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FTC issues new rules for those that offer (NOT) free credit reports


The Federal Trade Commission issues new rules forcing those offering not-really-free credit reports to disclose prominently that they’re not really free.

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The Federal Trade Commission announced Feb. 24 new rules to help consumers avoid being misled by companies that shout “FREE CREDIT REPORT,” but whisper “actually, this could cost you.”

Those offering 'free credit reports' that aren't actually free will have to make that fact clear under new FTC rules
What’s happened: A proliferation of companies offer “free credit reports” that are not really free unless you read the fine print and jump through hoops. The Federal Trade Commission has issued rules to force them to reveal that fact prominently.

Why it’s important: Consumers should check credit reports regularly to guard their credit. Since 2004, each of the major credit bureaus — Equifax, Experian and TransUnion — has been required to give consumers one free credit report each year upon request, with no strings attached. But other companies have leaped into the market, and offered “free” credit reports that required payments.

What consumers should do: Regularly examine your credit report. But look first to the free, government-approved site, or by calling (877) 322-8228. If you want to purchase credit monitoring services that come with a free credit report, make sure you understand what you’re buying.

The FTC’s new guidelines require the companies’ websites, telemarketing calls, and print and television ads to disclose more prominently that the services they are pitching differ from the government-approved website, which offers free credit reports with no strings attached.

The FTC was required to adopt the new rules as part of the Credit CARD Act of 2009, the bulk of which took effect Feb. 22, 2010. The move is the latest step in the government’s increased control over the advertising practices of companies that offer credit reports. The changes could further help encourage consumers to examine the accuracy of their credit reports, which are used by credit card issuers, mortgage lenders, employers and others to make decisions.

Thousands of consumers have complained they have been duped by offers for “free credit reports.” The reports are typically offered as part of a free trial of pay services that monitor changes in people’s credit scores. But consumers often fail to spot the fine print announcing the charges, or forget to cancel their free trials before being charged.

Consumer groups cheer
Consumer groups on Tuesday applauded the FTC’s move.

“Increased education is never a bad thing,” said Alison Southwick, spokeswoman for the Better Business Bureau, which has received more than 11,000 complaints on the topic in recent years. “A lot of these companies, they do say some of the terms and conditions in fine print, but increased disclosure never hurts anyone.”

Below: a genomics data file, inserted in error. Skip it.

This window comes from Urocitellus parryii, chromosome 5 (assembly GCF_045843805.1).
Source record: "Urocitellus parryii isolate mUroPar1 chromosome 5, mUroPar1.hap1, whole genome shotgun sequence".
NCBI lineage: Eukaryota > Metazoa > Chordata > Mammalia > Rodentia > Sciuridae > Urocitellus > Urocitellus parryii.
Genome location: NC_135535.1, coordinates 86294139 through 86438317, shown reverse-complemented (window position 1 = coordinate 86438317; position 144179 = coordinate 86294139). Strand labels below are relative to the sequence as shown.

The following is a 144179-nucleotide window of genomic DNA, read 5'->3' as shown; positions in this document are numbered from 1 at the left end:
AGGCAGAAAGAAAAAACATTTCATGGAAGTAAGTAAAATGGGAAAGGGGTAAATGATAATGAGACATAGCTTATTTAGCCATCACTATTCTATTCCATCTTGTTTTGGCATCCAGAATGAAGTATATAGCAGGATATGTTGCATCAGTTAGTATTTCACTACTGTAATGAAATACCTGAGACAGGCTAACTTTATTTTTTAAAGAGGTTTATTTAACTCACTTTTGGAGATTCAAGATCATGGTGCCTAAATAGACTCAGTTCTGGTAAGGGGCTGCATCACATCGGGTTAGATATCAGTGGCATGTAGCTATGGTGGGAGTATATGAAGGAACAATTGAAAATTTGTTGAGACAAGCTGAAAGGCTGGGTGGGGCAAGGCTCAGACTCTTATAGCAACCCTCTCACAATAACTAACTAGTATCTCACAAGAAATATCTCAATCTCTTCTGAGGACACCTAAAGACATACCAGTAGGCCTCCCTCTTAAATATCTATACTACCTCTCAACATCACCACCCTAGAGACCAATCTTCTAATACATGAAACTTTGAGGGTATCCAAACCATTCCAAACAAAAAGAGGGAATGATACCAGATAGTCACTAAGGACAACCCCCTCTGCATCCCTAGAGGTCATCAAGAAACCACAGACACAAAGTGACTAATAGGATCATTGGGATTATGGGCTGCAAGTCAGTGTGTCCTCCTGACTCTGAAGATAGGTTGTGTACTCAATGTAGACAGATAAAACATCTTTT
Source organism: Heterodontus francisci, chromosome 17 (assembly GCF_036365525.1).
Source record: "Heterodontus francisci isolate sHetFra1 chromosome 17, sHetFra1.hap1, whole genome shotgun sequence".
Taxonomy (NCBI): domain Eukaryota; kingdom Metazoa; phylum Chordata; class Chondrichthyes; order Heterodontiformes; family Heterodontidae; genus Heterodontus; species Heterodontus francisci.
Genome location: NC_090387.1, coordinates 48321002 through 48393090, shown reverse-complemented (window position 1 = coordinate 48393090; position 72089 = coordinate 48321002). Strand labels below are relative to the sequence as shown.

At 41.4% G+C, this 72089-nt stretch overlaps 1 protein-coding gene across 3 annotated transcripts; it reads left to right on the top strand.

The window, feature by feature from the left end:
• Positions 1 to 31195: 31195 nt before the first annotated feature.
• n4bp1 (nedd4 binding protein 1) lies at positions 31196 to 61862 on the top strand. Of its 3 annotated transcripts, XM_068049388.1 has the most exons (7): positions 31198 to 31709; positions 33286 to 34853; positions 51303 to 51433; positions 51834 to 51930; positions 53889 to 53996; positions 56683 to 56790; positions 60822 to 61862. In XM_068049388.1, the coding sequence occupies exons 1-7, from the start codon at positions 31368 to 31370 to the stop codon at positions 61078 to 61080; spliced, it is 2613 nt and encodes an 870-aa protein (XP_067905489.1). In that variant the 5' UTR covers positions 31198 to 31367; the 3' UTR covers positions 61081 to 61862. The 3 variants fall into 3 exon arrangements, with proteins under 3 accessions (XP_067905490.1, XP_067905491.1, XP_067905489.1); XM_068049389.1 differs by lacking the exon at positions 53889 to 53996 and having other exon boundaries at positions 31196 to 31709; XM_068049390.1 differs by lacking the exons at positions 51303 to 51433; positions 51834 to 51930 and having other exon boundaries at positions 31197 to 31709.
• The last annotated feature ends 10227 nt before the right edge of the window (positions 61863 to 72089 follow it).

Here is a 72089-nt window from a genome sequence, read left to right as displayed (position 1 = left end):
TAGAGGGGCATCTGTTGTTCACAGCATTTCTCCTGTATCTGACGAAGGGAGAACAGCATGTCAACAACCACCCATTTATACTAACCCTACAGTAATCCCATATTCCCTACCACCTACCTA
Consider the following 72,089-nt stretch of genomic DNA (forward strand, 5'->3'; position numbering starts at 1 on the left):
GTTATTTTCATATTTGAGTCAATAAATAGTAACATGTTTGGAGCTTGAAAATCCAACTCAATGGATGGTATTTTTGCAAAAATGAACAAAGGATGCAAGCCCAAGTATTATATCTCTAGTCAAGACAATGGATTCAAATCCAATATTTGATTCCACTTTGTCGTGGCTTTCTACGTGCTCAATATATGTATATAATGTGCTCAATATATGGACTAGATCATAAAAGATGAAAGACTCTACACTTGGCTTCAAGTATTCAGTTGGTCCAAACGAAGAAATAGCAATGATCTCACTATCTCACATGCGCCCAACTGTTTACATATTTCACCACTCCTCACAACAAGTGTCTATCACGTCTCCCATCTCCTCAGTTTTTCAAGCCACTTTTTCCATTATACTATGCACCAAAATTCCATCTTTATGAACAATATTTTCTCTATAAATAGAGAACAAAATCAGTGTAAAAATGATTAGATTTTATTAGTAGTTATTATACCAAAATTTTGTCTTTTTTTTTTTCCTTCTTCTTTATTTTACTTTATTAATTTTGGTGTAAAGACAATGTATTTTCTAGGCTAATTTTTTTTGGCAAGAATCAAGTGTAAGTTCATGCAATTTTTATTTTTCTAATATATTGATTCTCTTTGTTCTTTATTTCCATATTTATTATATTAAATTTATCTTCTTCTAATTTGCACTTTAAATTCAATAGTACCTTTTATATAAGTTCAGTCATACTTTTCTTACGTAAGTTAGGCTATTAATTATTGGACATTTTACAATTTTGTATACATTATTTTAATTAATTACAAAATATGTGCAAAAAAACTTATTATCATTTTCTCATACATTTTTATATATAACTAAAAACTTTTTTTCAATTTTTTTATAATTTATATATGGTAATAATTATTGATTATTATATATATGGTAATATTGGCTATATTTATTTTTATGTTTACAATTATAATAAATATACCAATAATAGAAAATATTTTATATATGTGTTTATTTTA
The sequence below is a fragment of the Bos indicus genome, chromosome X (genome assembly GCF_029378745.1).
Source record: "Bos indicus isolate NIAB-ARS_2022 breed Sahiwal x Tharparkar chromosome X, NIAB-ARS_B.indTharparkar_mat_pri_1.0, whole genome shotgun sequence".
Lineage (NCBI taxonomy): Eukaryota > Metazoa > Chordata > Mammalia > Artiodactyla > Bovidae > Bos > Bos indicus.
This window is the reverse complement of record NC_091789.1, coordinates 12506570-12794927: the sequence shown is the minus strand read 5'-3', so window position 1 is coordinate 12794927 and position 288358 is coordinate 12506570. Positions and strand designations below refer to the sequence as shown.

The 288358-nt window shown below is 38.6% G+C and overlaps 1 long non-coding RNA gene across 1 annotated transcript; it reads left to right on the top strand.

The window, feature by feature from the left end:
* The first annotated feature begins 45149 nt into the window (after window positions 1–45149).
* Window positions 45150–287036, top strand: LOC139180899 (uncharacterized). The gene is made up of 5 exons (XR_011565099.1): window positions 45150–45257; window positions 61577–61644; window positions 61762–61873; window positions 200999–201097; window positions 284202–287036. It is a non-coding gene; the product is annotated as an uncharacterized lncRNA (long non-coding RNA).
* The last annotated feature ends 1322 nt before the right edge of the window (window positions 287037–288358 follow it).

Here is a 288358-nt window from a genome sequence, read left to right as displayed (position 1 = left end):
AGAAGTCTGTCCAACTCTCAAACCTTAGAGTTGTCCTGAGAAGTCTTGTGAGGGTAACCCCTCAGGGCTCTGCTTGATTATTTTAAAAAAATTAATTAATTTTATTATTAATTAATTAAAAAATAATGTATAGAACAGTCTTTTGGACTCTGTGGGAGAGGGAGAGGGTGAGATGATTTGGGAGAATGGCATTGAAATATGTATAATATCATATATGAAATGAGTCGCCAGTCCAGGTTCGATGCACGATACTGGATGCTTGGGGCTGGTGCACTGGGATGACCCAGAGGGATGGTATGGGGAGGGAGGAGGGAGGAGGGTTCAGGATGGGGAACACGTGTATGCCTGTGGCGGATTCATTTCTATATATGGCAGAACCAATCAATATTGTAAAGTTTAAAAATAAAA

Perhaps the best known such service is, a subsidiary of Experian, one of the three major credit reporting bureaus. It has run snappy television ads featuring pirate waiters and other down-on-their-luck characters who sing that they wish they had checked their credit scores so they would have been alerted to identity thieves.

In 2005, the FTC filed suit against the site, alleging deceptive marketing practices. It later collected more than $1.2 million in settlements.

In a statement Tuesday, Experian said it was reviewing the rules “to determine the appropriate actions to support our business.” It added: “We remain committed to clearly and conspicuously disclosing to consumers that the free report we offer is not the free annual credit file disclosure provided by federal law.”

Plenty of other companies also pitch so-called “free” credit reports. Type “credit report” into any Internet search engine, and in addition to the credit bureaus and the government-approved site, you’ll find a multitude of sites that tout “free credit reports” and warn against identity theft. In small print toward the bottom of their home pages, they make clear that they’re offering trial subscriptions to services that cost $12 to $30 a month.

Changes in effect April 1

Starting April 1, the FTC’s new rules require such sites to give disclaimers much more prominent play: they must be at the top of the page, in big fonts and distinct colors, with a working Internet hyperlink to the website, which must be called “the ONLY authorized source under federal law.”

In asking for comments on the proposed rules, the FTC received more than 1,000 responses, mostly from consumers who said the offers were confusing. One respondent from Pennsylvania wrote: “Free credit check reports should be available through a site that absolutely prohibits any chance of punching the wrong button and subscribing to a service not wanted!”

FTC spokesman Frank Dorman said the agency is planning no further regulations on the topic, but that it would continue listening to consumers.

“We’ll monitor it and find out if it’s effective or not,” he said. “We might tweak it later down the road.”

See related:U.S. seeks clearer path to the (really) free credit reports, Guide to the Credit CARD Act of 2009

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